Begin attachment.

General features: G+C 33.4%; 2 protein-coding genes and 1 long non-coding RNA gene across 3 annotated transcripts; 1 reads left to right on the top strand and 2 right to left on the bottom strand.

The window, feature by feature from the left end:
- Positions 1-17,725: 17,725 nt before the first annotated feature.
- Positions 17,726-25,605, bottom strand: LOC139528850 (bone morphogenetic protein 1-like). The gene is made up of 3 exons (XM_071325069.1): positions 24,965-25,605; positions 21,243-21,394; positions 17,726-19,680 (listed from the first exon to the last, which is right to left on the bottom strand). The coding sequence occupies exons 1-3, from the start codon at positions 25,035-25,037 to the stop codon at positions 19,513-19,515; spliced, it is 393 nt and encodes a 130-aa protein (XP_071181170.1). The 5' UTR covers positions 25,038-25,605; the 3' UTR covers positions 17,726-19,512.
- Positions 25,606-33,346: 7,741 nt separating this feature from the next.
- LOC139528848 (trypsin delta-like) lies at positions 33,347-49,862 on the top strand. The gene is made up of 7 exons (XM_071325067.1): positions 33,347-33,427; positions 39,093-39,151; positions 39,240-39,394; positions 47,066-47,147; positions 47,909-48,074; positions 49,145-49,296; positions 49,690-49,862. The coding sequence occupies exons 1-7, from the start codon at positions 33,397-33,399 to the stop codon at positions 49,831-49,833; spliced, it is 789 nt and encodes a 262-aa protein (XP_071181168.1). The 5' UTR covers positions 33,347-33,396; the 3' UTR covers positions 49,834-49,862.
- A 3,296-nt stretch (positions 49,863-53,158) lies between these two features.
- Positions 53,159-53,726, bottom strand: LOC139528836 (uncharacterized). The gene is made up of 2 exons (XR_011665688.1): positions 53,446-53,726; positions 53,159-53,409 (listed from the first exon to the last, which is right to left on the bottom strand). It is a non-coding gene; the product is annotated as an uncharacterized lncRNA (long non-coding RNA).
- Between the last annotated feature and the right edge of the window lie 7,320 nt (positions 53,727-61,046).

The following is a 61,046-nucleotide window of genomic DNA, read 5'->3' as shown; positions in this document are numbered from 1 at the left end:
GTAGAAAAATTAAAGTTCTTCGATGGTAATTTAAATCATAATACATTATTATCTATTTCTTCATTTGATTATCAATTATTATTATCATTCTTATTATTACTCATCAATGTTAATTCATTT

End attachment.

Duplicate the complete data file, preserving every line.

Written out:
General features: G+C 33.4%; 2 protein-coding genes and 1 long non-coding RNA gene across 3 annotated transcripts; 1 reads left to right on the top strand and 2 right to left on the bottom strand.

The window, feature by feature from the left end:
- Positions 1-17,725: 17,725 nt before the first annotated feature.
- Positions 17,726-25,605, bottom strand: LOC139528850 (bone morphogenetic protein 1-like). The gene is made up of 3 exons (XM_071325069.1): positions 24,965-25,605; positions 21,243-21,394; positions 17,726-19,680 (listed from the first exon to the last, which is right to left on the bottom strand). The coding sequence occupies exons 1-3, from the start codon at positions 25,035-25,037 to the stop codon at positions 19,513-19,515; spliced, it is 393 nt and encodes a 130-aa protein (XP_071181170.1). The 5' UTR covers positions 25,038-25,605; the 3' UTR covers positions 17,726-19,512.
- Positions 25,606-33,346: 7,741 nt separating this feature from the next.
- LOC139528848 (trypsin delta-like) lies at positions 33,347-49,862 on the top strand. The gene is made up of 7 exons (XM_071325067.1): positions 33,347-33,427; positions 39,093-39,151; positions 39,240-39,394; positions 47,066-47,147; positions 47,909-48,074; positions 49,145-49,296; positions 49,690-49,862. The coding sequence occupies exons 1-7, from the start codon at positions 33,397-33,399 to the stop codon at positions 49,831-49,833; spliced, it is 789 nt and encodes a 262-aa protein (XP_071181168.1). The 5' UTR covers positions 33,347-33,396; the 3' UTR covers positions 49,834-49,862.
- A 3,296-nt stretch (positions 49,863-53,158) lies between these two features.
- Positions 53,159-53,726, bottom strand: LOC139528836 (uncharacterized). The gene is made up of 2 exons (XR_011665688.1): positions 53,446-53,726; positions 53,159-53,409 (listed from the first exon to the last, which is right to left on the bottom strand). It is a non-coding gene; the product is annotated as an uncharacterized lncRNA (long non-coding RNA).
- Between the last annotated feature and the right edge of the window lie 7,320 nt (positions 53,727-61,046).

The following is a 61,046-nucleotide window of genomic DNA, read 5'->3' as shown; positions in this document are numbered from 1 at the left end:
GTAGAAAAATTAAAGTTCTTCGATGGTAATTTAAATCATAATACATTATTATCTATTTCTTCATTTGATTATCAATTATTATTATCATTCTTATTATTACTCATCAATGTTAATTCATTT